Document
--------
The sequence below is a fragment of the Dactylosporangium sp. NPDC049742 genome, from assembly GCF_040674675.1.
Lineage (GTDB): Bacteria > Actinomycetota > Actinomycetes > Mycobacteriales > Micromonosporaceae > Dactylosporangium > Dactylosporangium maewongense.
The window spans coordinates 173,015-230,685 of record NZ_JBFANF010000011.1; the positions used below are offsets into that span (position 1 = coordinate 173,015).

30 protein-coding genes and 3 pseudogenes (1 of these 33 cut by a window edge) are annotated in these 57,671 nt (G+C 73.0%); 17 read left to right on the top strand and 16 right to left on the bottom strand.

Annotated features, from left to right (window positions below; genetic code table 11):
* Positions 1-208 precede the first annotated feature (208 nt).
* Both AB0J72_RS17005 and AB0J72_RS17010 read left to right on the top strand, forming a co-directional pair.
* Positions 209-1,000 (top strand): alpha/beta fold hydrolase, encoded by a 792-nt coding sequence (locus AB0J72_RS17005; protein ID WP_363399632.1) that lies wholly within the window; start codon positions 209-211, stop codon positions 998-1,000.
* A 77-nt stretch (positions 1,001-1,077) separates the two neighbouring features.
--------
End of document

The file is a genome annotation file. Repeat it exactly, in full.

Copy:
The sequence below is a fragment of the Dactylosporangium sp. NPDC049742 genome, from assembly GCF_040674675.1.
Lineage (GTDB): Bacteria > Actinomycetota > Actinomycetes > Mycobacteriales > Micromonosporaceae > Dactylosporangium > Dactylosporangium maewongense.
The window spans coordinates 173,015-230,685 of record NZ_JBFANF010000011.1; the positions used below are offsets into that span (position 1 = coordinate 173,015).

30 protein-coding genes and 3 pseudogenes (1 of these 33 cut by a window edge) are annotated in these 57,671 nt (G+C 73.0%); 17 read left to right on the top strand and 16 right to left on the bottom strand.

Annotated features, from left to right (window positions below; genetic code table 11):
* Positions 1-208 precede the first annotated feature (208 nt).
* Both AB0J72_RS17005 and AB0J72_RS17010 read left to right on the top strand, forming a co-directional pair.
* Positions 209-1,000 (top strand): alpha/beta fold hydrolase, encoded by a 792-nt coding sequence (locus AB0J72_RS17005; protein ID WP_363399632.1) that lies wholly within the window; start codon positions 209-211, stop codon positions 998-1,000.
* A 77-nt stretch (positions 1,001-1,077) separates the two neighbouring features.